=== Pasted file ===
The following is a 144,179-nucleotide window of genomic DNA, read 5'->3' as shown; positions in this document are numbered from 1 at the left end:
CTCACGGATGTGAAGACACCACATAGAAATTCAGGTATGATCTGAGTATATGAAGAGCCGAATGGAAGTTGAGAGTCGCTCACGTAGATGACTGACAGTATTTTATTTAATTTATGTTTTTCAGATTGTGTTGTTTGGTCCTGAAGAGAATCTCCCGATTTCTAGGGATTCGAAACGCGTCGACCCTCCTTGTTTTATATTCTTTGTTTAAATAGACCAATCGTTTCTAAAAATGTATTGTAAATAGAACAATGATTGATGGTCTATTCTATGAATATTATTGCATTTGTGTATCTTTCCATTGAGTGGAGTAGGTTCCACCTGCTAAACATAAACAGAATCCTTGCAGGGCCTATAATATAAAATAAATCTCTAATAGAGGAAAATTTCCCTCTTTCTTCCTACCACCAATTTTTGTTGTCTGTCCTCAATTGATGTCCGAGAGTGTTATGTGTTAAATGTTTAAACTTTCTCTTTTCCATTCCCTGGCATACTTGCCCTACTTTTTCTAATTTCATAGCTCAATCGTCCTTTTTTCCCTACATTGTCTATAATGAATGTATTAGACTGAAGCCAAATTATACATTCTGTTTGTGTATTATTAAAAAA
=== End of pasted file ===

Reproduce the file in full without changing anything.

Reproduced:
The following is a 144,179-nucleotide window of genomic DNA, read 5'->3' as shown; positions in this document are numbered from 1 at the left end:
CTCACGGATGTGAAGACACCACATAGAAATTCAGGTATGATCTGAGTATATGAAGAGCCGAATGGAAGTTGAGAGTCGCTCACGTAGATGACTGACAGTATTTTATTTAATTTATGTTTTTCAGATTGTGTTGTTTGGTCCTGAAGAGAATCTCCCGATTTCTAGGGATTCGAAACGCGTCGACCCTCCTTGTTTTATATTCTTTGTTTAAATAGACCAATCGTTTCTAAAAATGTATTGTAAATAGAACAATGATTGATGGTCTATTCTATGAATATTATTGCATTTGTGTATCTTTCCATTGAGTGGAGTAGGTTCCACCTGCTAAACATAAACAGAATCCTTGCAGGGCCTATAATATAAAATAAATCTCTAATAGAGGAAAATTTCCCTCTTTCTTCCTACCACCAATTTTTGTTGTCTGTCCTCAATTGATGTCCGAGAGTGTTATGTGTTAAATGTTTAAACTTTCTCTTTTCCATTCCCTGGCATACTTGCCCTACTTTTTCTAATTTCATAGCTCAATCGTCCTTTTTTCCCTACATTGTCTATAATGAATGTATTAGACTGAAGCCAAATTATACATTCTGTTTGTGTATTATTAAAAAA